“If you’re not depressed, you’re not paying attention.”

There’s a lot of bad news out there, including the growing gap between the working class and the rich. The Minneapolis Federal Reserve Bank and other studies show the top 10 percent are getting richer every decade and the bottom 50 percent poorer.

The two of us have spent most of our careers in business and nonprofits. The work has included helping people of means invest in opportunities that enable low-income people, including immigrants, obtain the training, employment and housing needed to achieve self-sufficiency.

The need is great, even with unemployment low for the working poor and their kids. It’s tough to make rent, even on $15 an hour.

There is plenty of private capital around to make a difference.

A solution is for wealthy individuals, foundations and donor-advised funds to consider giving a larger amount now to effective nonprofits than their usual 2 percent to 5 percent annually.

U.S. foundations have about $890 billion in assets; donor-advised funds have upward of $85 billion, and the top 2 percent of wealthy families probably trillions in assets slated toward philanthropy.

Despite the urgent needs in our communities, wealthy individuals and the boards of directors of these silos of accumulated capital are, by and large, growing the corpus. This permits problems to fester. Instead, we could heed the adage “a stitch in time saves nine” and reap the benefits.

Wealthy people in their 80s should be in a “distribution mode.” Many are still in an “accumulation mode.” Consequently, needs grow and opportunities disappear.

Here is an example very close to home of how a generous donor can advance a low-come person of potential.

Don Samuels, now 69, was 20 years old when he arrived in this country from Jamaica with no money and a student visa. He was accepted by the Pratt Institute in New York City to study design, but lacked money for tuition and faced deportation. Then, an affluent “angel” loaned him the money for four years at no interest until he graduated.

He paid back the money year by year.

Don worked in business and as an entrepreneur in industrial design for 30 years.

He became a Lutheran pastor, was elected to the Minneapolis City Council for 10 years, served on the Minneapolis school board and raised his family in north Minneapolis. He has worked for three years as executive director of the nonprofit MicroGrants, which makes grants to low-income people of potential to advance their careers.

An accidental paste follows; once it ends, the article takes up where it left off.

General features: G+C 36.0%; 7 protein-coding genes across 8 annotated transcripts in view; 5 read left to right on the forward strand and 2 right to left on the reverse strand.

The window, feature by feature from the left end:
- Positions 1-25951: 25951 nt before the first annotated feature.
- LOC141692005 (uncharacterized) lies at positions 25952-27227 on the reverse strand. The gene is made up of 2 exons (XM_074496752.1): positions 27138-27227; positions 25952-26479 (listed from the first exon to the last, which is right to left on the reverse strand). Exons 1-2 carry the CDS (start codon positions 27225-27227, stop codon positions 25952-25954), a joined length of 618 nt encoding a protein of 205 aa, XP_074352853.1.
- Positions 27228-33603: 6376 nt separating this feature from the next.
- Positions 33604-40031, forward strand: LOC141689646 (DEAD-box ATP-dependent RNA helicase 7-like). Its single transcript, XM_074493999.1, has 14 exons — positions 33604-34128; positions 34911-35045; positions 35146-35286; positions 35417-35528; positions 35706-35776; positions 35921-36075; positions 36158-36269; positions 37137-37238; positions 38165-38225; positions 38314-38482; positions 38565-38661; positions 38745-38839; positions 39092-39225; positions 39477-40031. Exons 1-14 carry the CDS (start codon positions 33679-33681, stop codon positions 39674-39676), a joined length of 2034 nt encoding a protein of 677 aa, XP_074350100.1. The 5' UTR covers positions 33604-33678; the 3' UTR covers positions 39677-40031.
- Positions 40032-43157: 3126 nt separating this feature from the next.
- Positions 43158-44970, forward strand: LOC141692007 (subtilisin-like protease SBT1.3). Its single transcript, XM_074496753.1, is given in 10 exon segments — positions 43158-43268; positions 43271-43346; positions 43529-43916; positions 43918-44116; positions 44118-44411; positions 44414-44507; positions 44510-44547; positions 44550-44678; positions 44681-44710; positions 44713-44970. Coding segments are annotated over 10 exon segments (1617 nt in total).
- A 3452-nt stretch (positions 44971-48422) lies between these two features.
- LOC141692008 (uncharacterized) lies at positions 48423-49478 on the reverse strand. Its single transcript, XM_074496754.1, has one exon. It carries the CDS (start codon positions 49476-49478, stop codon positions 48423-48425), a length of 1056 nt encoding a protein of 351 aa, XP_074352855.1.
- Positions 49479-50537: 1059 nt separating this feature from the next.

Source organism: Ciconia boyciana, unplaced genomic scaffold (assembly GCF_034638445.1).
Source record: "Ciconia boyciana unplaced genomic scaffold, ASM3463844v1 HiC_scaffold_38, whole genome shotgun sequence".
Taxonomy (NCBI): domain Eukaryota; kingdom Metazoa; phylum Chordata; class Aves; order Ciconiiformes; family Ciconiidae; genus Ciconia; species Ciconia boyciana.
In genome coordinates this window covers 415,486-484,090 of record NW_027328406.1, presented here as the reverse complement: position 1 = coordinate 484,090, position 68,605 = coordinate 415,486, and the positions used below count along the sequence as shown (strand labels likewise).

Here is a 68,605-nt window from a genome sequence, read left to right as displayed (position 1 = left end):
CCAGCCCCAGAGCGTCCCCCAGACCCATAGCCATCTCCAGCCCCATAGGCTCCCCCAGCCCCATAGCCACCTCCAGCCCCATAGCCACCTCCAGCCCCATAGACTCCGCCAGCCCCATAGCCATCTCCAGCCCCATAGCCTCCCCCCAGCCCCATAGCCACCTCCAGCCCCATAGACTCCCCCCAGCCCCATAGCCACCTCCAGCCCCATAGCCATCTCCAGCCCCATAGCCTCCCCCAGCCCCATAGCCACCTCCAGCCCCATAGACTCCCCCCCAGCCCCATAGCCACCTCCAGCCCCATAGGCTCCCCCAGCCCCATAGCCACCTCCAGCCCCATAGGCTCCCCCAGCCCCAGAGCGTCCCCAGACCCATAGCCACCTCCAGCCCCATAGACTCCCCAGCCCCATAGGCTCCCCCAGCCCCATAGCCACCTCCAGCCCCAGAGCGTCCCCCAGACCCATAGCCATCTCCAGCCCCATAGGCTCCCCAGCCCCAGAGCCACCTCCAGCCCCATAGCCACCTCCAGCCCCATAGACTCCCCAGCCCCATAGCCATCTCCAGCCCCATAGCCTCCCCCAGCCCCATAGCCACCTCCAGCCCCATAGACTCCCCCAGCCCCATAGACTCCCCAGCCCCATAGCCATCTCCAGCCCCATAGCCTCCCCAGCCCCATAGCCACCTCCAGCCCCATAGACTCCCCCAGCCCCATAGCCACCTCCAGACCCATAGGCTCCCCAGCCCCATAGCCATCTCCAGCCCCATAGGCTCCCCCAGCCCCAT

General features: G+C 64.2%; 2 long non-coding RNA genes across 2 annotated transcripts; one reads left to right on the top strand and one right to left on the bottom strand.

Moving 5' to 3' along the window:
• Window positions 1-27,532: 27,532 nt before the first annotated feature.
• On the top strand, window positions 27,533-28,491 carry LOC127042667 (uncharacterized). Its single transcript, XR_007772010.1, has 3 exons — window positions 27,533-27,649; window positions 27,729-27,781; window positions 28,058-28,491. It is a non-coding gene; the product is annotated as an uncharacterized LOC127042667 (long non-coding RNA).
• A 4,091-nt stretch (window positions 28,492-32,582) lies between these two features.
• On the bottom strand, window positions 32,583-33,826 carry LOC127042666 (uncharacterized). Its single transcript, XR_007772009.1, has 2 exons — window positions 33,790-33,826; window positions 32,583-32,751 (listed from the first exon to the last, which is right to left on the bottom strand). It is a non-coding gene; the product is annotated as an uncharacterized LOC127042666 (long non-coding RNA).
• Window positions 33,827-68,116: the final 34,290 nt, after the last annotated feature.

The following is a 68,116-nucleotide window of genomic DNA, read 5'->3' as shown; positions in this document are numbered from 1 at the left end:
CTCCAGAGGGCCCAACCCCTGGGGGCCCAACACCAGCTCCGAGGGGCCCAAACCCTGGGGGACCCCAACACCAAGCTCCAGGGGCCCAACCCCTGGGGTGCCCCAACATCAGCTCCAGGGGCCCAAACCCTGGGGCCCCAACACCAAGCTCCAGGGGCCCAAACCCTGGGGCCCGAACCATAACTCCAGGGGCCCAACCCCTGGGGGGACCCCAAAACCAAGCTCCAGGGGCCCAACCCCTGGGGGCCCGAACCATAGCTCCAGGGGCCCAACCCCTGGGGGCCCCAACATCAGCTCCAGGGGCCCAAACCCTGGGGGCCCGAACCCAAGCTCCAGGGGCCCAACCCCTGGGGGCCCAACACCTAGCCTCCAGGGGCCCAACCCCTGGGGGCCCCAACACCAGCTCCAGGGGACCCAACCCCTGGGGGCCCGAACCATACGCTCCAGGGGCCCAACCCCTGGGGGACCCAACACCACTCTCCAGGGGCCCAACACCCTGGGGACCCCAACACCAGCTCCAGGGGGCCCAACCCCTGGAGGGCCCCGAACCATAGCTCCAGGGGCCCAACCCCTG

Don’s philanthropic lender nearly 50 years ago not only helped him, but hundreds of other people touched by his work. To us, this use of cash advanced Don, others and our economy. The rich donor didn’t miss it. He was ever grateful to help.

There are scholarship programs for high school and elementary school students. All could use investments to serve more students and improve our workforce.

When money stays in a foundation as opposed to going to work on problems, it essentially stays in the investment market since foundations are only required to spend 5 percent of the principal, including salaries, fees and overhead. This means double the overhead, once in the foundation, and once in the nonprofit.

To the extent that we do not solve the problems, whether it is poverty, health, the environment, or racism, the government will get involved. Then we not only have more overhead, but we will have an even more troubling reality: more taxes and government inefficiency.

Another example: A businessman named Tom Warth, started a foundation 20 years ago, and then decided it would be more cost-effective to liquidate the foundation of its $2 million in assets by giving it to a nonprofit called Books for Africa. Books for Africa has given over 40 million books to Africa, which has a serious book famine, helping many disadvantaged children to develop a love of reading.

Another wealthy individual, who wants to remain anonymous, has decided to avoid all this inefficiency and give directly to his favorite nonprofits dealing with the problem now, rather than put it in a foundation. He gets the side benefit of not being hounded by hundreds of nonprofits looking for donations.

There are some benefits to long-term thinking and top-down strategizing that foundations often do. We are just making the case for a bigger portion of philanthropic dollars getting into the hands of people dealing with the problems, at a level that makes a statistically significant difference.

If only a few foundations, donor-advised funds or wealthy individuals liquidated or gave 10 percent rather than 5 percent of their assets, many more billions of dollars annually could go into the communities, making the body politic well today, rather than reducing its symptoms into the future.

Let the business people who were smart enough to make the money decide how to help our troubled world and get plenty of “psychic income from the gifts”.

Let them “enjoy the fruits of their giving, while they are living.”

 

Joe Selvaggio was founder and chief executive of Project for Pride in Living and the One Percent Club for 35 years. Don Samuels is chief executive of MicroGrants, a nonprofit that gives grants to low-income people.